Thrillers in general are making a good showing. Lee Yong-seung’s Ship Bun (“Ten Minutes”) concerns a hard-working intern who goes from rising star to scapegoat, outcast and bullying victim after he is passed over for a staff position. Less convincing but similarly occupied with claustrophobic economic pressures is Things People Do, in which Wes Bentley (the kid from American Beauty with the cliff-ledge brow) becomes a moralistic, Robin Hood-style criminal. The New Mexico locations remind you that, while it’s not exactly bad, it isn’t Breaking Bad, either. One of the stars of that series, Aaron Paul, turns up in an inept adaptation of Nick Hornby’s novel A Long Way Down. He plays one of a quartet of wacky misfits (Pierce Brosnan, Toni Collette and Imogen Poots are the others) who arrive coincidentally on the same rooftop to commit suicide. Friendships are forged, tears shed. My body ached by the end. Not through laughing or crying but because I was rigid from cringing at each ingratiatingly zany line, flat joke and misjudged appeal to our sympathies.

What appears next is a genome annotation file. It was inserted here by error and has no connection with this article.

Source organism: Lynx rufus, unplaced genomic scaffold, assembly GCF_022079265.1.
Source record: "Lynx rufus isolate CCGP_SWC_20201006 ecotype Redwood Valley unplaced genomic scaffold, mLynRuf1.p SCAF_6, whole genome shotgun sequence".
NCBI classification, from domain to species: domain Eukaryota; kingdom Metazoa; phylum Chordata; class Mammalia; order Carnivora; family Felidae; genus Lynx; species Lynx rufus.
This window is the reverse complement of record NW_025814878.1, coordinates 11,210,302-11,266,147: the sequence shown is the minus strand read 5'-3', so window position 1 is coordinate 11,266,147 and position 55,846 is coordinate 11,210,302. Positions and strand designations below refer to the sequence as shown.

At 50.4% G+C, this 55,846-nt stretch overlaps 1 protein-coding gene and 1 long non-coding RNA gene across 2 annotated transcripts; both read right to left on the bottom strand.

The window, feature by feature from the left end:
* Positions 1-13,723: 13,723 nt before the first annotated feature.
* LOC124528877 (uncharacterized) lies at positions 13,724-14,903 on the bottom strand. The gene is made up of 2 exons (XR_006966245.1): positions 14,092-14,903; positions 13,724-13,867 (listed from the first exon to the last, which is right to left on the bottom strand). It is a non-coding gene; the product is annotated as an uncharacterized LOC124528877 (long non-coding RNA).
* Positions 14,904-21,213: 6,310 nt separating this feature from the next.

Hossein Amini, the Iranian-British writer of Drive, makes his directorial debut with a fat-free film adapting Patricia Highsmith’s novel The Two Faces of January, about a US tour guide (Oscar Isaac minus his Inside Llewyn Davis beard) working in 1960s Athens. There, he is drawn to a con man (Viggo Mortensen) and his young wife (Kirsten Dunst). It’s as elegant and creepy as a Highsmith adaptation should be. And all those sun-dappled ruins and linen suits were bound to have a replenishing effect on those of us barricaded behind scarves and bobble hats around the concrete plains of Potsdamer Platz.
 

Ryan Gilbey is the New Statesman's film critic. He is also the author of It Don't Worry Me (Faber), about 1970s US cinema, and a study of Groundhog Day in the "Modern Classics" series (BFI Publishing). He was named reviewer of the year in the 2007 Press Gazette awards.

This article first appeared in the 13 February 2014 issue of the New Statesman, Can we talk about climate change now?

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Peculiar Ground by Lucy Hughes-Hallett asks how we shape history and how much is beyond our control

In Wychwood, a great house in Oxfordshire, the wealthy build walls around themselves to keep out ugliness, poverty, political change. Or at least they try to.